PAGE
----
Describing the sheer magnitude of the Grand Canyon is impossible, like attempting to convey the vividness of a dream. Photographs also fail to capture the startling giganticness of the landscape (especially amateur ones like mine). The Grand Canyon simply has to be experienced to be fully appreciated—you need to stand on the rim of this 277 mile-long canyon and peer down a mile at the blue snake of the Colorado River to feel your inevitable insignificance and smallness, but also the expansive hopefulness that accompanies witnessing such a truly magnificent sight.
This morning I attended a talk with Ranger Pat on the geology of the Grand Canyon and learned an enormous amount about its formation. Despite the landscape containing rocks up to 2 billion years old, the Canyon itself took shape only yesterday in geologic time: 5-7 million years ago.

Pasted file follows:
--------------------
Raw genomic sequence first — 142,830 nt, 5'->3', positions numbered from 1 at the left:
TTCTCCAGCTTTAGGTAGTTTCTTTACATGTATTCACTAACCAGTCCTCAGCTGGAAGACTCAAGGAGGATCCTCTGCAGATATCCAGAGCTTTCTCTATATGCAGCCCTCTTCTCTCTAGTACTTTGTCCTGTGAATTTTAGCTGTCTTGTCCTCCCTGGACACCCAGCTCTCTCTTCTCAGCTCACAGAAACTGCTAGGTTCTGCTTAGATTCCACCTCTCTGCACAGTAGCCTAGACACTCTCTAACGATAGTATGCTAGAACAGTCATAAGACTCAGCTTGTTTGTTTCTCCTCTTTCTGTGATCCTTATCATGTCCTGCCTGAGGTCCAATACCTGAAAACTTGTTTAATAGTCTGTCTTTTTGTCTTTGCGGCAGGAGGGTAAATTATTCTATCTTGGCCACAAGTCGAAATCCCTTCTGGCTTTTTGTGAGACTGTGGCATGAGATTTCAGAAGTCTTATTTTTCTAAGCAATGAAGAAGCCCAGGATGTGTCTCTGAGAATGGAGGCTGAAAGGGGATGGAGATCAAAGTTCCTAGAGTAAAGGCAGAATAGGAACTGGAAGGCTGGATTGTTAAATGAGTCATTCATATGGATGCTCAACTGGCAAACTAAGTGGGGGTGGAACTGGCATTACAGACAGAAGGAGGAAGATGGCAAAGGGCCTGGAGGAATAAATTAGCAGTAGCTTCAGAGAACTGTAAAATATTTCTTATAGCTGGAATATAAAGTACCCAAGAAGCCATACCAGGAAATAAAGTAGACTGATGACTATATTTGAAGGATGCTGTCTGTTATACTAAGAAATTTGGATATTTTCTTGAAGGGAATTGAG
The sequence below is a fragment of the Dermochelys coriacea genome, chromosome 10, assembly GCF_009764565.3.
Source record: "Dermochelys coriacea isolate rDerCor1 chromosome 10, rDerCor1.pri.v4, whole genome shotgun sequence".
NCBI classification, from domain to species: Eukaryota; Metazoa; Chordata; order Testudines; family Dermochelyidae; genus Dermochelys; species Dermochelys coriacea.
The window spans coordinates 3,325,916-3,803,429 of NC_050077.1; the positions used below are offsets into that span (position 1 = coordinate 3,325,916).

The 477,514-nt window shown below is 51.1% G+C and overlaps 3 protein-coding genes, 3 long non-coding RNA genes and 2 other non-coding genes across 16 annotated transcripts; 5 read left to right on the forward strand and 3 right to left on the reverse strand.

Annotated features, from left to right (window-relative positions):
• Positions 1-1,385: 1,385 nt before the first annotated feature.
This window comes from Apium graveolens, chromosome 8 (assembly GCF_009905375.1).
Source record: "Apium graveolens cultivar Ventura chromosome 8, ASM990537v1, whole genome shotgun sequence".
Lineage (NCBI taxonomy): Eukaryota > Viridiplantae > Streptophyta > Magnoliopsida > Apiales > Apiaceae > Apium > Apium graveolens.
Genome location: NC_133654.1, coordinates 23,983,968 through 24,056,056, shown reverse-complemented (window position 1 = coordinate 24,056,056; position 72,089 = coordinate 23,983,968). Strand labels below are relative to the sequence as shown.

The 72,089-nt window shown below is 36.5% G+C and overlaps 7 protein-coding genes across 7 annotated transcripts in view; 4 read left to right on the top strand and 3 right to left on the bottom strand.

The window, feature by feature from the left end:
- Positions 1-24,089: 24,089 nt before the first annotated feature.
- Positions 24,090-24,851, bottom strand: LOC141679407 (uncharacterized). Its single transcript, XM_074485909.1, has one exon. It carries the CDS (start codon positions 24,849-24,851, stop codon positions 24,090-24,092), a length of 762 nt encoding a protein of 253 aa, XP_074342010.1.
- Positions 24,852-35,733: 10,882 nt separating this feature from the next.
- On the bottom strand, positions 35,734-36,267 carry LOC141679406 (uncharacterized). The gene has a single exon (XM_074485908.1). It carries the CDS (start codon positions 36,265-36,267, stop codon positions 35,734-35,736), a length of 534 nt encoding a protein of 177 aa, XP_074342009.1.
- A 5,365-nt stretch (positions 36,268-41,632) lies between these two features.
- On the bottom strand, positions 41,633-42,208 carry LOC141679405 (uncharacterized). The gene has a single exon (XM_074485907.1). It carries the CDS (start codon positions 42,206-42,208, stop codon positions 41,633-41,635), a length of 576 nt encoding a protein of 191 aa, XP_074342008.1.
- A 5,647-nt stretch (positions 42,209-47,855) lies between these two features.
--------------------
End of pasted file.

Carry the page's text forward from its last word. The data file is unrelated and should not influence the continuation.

After the talk I descended into the rainbow of colorful rock layers while hiking down into the Canyon on the South Kaibab Trail. Being afraid of heights, I had to cautiously creep toward the edge as I walked back to my hotel via the Rim Trail—a mile down is a long way to fall. And after a day of hiking I have earned my dinner tonight at the famed El Tovar!
Tomorrow I leave for Zion National Park, and I’ll return home to Yellowstone this weekend.